You have to carry on getting fares until you run out of time, at which point the amount of money that you made is revealed. You can also score bonuses from achieving stunts which will usually horrify your customer but will increase your score. Alternatively you can play for a fixed time limit such as ten minutes. If you don’t get your fare to their destination in time though they leave without paying and they make it clear that they aren’t very happy with you. vlcsnap-01611

One thing that I liked about Crazy Taxi was that thanks to some advertising deals some of the destinations in the game were based on real places, and you could clearly feel the tension as you wondered if you could get someone to KFC or Tower Records on time whilst trying to stay on the road and not knock everything over in the process. The soundtrack also featured a lot of American rock bands including The Offspring. 

There was also another mode in Crazy Taxi where you had to perform stunts and you would score points. For example there was a challenge where you had to drive off a ramp and travel for as far as you could before landing. There were several tips as to how to increase your power to jump really far but as I have never learned to drive I did find it a little difficult to grasp to more technical side of how to achieve this but I did enjoy having a go. There were also against-the-clock games such as trying to pop all the balloons or pick up multiple customers and these had varying levels of difficulty. vlcsnap-01610

Having a look online it seems that Crazy Taxi was fairly well received by critics and gamers, the PS2 version averaging a score of about 8/10 in reviews, and it was also a big seller on the various formats it was released on, and there were also several sequels released. In more recent years there was even a feature reminiscing about the best moments of Crazy Taxi in Retro Gamer magazine which was a great read and brought a lot of memories back of this very enjoyable game.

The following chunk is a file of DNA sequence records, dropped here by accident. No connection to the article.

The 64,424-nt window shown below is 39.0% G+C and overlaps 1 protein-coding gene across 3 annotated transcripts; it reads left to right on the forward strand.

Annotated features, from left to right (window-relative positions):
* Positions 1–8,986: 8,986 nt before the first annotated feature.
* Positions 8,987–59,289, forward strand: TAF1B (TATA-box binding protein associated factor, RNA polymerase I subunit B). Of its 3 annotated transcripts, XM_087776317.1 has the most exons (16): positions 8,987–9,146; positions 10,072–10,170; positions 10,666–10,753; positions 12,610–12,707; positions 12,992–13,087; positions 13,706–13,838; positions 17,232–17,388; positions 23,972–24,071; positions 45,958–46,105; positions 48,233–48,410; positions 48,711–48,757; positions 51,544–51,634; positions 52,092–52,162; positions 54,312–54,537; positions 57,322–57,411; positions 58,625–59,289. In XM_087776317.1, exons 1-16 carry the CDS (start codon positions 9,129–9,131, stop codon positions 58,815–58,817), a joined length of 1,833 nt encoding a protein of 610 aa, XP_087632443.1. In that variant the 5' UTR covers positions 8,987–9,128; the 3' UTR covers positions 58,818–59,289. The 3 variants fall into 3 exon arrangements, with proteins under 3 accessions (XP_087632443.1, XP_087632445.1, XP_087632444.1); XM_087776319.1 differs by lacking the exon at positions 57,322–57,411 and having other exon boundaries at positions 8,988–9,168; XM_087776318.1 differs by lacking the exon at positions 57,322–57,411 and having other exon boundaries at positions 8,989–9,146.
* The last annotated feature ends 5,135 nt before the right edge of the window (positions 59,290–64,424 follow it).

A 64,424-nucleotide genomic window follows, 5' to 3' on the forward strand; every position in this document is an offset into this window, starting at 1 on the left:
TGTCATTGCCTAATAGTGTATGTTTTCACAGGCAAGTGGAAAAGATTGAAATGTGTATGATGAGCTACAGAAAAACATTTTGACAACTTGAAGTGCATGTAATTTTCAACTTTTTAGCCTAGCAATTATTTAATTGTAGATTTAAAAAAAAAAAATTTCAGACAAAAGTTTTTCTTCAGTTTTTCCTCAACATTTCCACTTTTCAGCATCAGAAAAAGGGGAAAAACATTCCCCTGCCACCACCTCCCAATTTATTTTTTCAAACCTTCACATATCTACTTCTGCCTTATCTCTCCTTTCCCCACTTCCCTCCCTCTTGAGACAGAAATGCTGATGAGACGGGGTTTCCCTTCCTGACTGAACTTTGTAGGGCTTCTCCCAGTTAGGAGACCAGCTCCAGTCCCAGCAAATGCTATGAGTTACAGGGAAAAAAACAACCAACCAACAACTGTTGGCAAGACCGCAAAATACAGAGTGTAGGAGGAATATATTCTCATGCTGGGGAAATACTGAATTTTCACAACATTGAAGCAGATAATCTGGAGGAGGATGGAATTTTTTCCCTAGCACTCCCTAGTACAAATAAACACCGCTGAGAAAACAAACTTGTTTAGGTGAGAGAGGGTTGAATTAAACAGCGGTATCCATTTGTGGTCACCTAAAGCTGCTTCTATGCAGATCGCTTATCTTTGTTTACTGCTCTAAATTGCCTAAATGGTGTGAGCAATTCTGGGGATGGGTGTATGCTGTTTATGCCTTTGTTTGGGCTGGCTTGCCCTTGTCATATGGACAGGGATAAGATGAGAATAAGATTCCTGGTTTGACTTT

Gaming Memories – Telly Addicts.

Telly Addicts (PlayStation 2, 2007) 

One thing that was surprising about the wave of interactive DVD versions of classic game shows was the amount of veteran presenters who were persuaded back to host the show they were most famous for one last time, sometimes as much as a decade after they last did so on TV, and Noel Edmonds got out his remote control again to host a version of Telly Addicts that people could play at home. vlcsnap-01375

There were a few interactive DVD versions made of Telly Addicts, but I have the PlayStation 2 version. One thing that must be noted right from the start is that the design of the game is clearly based on the late-80s/early-90s era of the show, ignoring the final disastrous series 1998 when everything was changed, which isn’t much of a surprise. Also, Noel appears to be hosting the show from a tiny room so this doesn’t seem to be big budget stuff. vlcsnap-01376

There are six rounds to play, by yourself or against an opponent, to test which one of you has the best TV knowledge. Most of the rounds were similar to the TV version. The first round has you having to choose from one of six screens. You then see a picture of a classic TV show and have to answer a multiple-choice question about it. vlcsnap-01378

The second round is similar, but this time you see a short clip of a classic TV show and then you have to answer three questions on it. There has been a good look back through the archive and a wide variety of clips are featured and anything can turn up. Round three is the spotlight round, where five questions have to be answered against the clock, similar to the final round of the original TV version. vlcsnap-01379

Round four is the reveal round. A picture of a TV personality is slowly revealed, the quicker you correctly identify them, the more points you score. In round five you are given a question about a TV show and you have to guess the year in which it launched, and then you are asked some further questions about the show. vlcsnap-01380